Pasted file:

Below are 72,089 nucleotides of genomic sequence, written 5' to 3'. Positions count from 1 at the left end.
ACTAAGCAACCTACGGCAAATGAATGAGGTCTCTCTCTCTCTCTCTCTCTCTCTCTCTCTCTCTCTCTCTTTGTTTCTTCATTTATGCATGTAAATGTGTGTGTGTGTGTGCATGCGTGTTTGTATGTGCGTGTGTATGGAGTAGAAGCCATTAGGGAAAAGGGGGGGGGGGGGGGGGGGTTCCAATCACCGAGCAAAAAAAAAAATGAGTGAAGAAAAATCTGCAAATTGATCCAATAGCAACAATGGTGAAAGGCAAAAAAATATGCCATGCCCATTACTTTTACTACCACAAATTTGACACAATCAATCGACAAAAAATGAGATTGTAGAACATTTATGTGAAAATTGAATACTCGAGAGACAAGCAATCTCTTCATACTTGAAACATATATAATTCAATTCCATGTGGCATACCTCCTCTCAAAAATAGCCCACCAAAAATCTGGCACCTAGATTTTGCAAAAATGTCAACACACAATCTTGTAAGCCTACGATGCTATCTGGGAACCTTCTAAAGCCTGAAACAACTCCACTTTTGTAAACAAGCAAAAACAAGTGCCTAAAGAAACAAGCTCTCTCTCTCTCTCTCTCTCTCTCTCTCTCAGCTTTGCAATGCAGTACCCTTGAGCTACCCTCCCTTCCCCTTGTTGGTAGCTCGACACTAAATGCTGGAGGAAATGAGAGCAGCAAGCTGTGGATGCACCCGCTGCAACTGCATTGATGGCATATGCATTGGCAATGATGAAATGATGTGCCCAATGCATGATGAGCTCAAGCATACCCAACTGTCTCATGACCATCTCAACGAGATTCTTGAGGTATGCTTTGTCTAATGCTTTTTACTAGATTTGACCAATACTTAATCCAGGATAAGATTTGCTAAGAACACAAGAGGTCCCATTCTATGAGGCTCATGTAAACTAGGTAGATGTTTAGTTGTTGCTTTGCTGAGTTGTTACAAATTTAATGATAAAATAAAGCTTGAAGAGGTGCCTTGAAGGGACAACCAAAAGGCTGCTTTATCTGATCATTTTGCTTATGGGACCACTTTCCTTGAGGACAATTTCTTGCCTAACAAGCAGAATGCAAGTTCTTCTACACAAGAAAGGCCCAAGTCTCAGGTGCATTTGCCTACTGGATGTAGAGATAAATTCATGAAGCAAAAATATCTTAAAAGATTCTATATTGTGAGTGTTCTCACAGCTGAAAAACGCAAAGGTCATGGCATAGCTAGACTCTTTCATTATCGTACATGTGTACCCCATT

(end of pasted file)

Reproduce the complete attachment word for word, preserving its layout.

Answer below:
Below are 72,089 nucleotides of genomic sequence, written 5' to 3'. Positions count from 1 at the left end.
ACTAAGCAACCTACGGCAAATGAATGAGGTCTCTCTCTCTCTCTCTCTCTCTCTCTCTCTCTCTCTCTCTTTGTTTCTTCATTTATGCATGTAAATGTGTGTGTGTGTGTGCATGCGTGTTTGTATGTGCGTGTGTATGGAGTAGAAGCCATTAGGGAAAAGGGGGGGGGGGGGGGGGGGTTCCAATCACCGAGCAAAAAAAAAAATGAGTGAAGAAAAATCTGCAAATTGATCCAATAGCAACAATGGTGAAAGGCAAAAAAATATGCCATGCCCATTACTTTTACTACCACAAATTTGACACAATCAATCGACAAAAAATGAGATTGTAGAACATTTATGTGAAAATTGAATACTCGAGAGACAAGCAATCTCTTCATACTTGAAACATATATAATTCAATTCCATGTGGCATACCTCCTCTCAAAAATAGCCCACCAAAAATCTGGCACCTAGATTTTGCAAAAATGTCAACACACAATCTTGTAAGCCTACGATGCTATCTGGGAACCTTCTAAAGCCTGAAACAACTCCACTTTTGTAAACAAGCAAAAACAAGTGCCTAAAGAAACAAGCTCTCTCTCTCTCTCTCTCTCTCTCTCTCTCAGCTTTGCAATGCAGTACCCTTGAGCTACCCTCCCTTCCCCTTGTTGGTAGCTCGACACTAAATGCTGGAGGAAATGAGAGCAGCAAGCTGTGGATGCACCCGCTGCAACTGCATTGATGGCATATGCATTGGCAATGATGAAATGATGTGCCCAATGCATGATGAGCTCAAGCATACCCAACTGTCTCATGACCATCTCAACGAGATTCTTGAGGTATGCTTTGTCTAATGCTTTTTACTAGATTTGACCAATACTTAATCCAGGATAAGATTTGCTAAGAACACAAGAGGTCCCATTCTATGAGGCTCATGTAAACTAGGTAGATGTTTAGTTGTTGCTTTGCTGAGTTGTTACAAATTTAATGATAAAATAAAGCTTGAAGAGGTGCCTTGAAGGGACAACCAAAAGGCTGCTTTATCTGATCATTTTGCTTATGGGACCACTTTCCTTGAGGACAATTTCTTGCCTAACAAGCAGAATGCAAGTTCTTCTACACAAGAAAGGCCCAAGTCTCAGGTGCATTTGCCTACTGGATGTAGAGATAAATTCATGAAGCAAAAATATCTTAAAAGATTCTATATTGTGAGTGTTCTCACAGCTGAAAAACGCAAAGGTCATGGCATAGCTAGACTCTTTCATTATCGTACATGTGTACCCCATT